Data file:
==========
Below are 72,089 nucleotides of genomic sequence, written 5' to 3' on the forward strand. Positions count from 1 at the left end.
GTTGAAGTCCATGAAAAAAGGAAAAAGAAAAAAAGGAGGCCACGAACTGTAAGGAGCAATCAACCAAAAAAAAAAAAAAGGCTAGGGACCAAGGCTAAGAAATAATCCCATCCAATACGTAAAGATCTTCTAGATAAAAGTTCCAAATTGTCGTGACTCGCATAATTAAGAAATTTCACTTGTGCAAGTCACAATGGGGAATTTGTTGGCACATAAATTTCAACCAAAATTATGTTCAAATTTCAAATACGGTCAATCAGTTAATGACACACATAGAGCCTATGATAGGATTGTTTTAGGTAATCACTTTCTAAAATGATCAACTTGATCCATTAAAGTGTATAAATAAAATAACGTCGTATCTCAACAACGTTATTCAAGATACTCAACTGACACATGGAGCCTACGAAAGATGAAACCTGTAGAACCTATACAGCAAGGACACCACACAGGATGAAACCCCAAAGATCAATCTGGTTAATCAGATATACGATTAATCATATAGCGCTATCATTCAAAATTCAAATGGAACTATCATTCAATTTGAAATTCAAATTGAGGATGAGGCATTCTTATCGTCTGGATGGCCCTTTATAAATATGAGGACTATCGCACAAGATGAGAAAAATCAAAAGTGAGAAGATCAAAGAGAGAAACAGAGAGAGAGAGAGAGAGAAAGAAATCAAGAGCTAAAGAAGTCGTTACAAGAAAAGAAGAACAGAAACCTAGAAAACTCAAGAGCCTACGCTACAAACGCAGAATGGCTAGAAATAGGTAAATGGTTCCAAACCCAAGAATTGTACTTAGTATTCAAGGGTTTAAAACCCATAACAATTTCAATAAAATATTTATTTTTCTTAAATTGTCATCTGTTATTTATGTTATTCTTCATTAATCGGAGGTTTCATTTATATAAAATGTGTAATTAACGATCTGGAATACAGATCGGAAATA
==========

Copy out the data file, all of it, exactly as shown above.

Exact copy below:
Below are 72,089 nucleotides of genomic sequence, written 5' to 3' on the forward strand. Positions count from 1 at the left end.
GTTGAAGTCCATGAAAAAAGGAAAAAGAAAAAAAGGAGGCCACGAACTGTAAGGAGCAATCAACCAAAAAAAAAAAAAAGGCTAGGGACCAAGGCTAAGAAATAATCCCATCCAATACGTAAAGATCTTCTAGATAAAAGTTCCAAATTGTCGTGACTCGCATAATTAAGAAATTTCACTTGTGCAAGTCACAATGGGGAATTTGTTGGCACATAAATTTCAACCAAAATTATGTTCAAATTTCAAATACGGTCAATCAGTTAATGACACACATAGAGCCTATGATAGGATTGTTTTAGGTAATCACTTTCTAAAATGATCAACTTGATCCATTAAAGTGTATAAATAAAATAACGTCGTATCTCAACAACGTTATTCAAGATACTCAACTGACACATGGAGCCTACGAAAGATGAAACCTGTAGAACCTATACAGCAAGGACACCACACAGGATGAAACCCCAAAGATCAATCTGGTTAATCAGATATACGATTAATCATATAGCGCTATCATTCAAAATTCAAATGGAACTATCATTCAATTTGAAATTCAAATTGAGGATGAGGCATTCTTATCGTCTGGATGGCCCTTTATAAATATGAGGACTATCGCACAAGATGAGAAAAATCAAAAGTGAGAAGATCAAAGAGAGAAACAGAGAGAGAGAGAGAGAGAAAGAAATCAAGAGCTAAAGAAGTCGTTACAAGAAAAGAAGAACAGAAACCTAGAAAACTCAAGAGCCTACGCTACAAACGCAGAATGGCTAGAAATAGGTAAATGGTTCCAAACCCAAGAATTGTACTTAGTATTCAAGGGTTTAAAACCCATAACAATTTCAATAAAATATTTATTTTTCTTAAATTGTCATCTGTTATTTATGTTATTCTTCATTAATCGGAGGTTTCATTTATATAAAATGTGTAATTAACGATCTGGAATACAGATCGGAAATA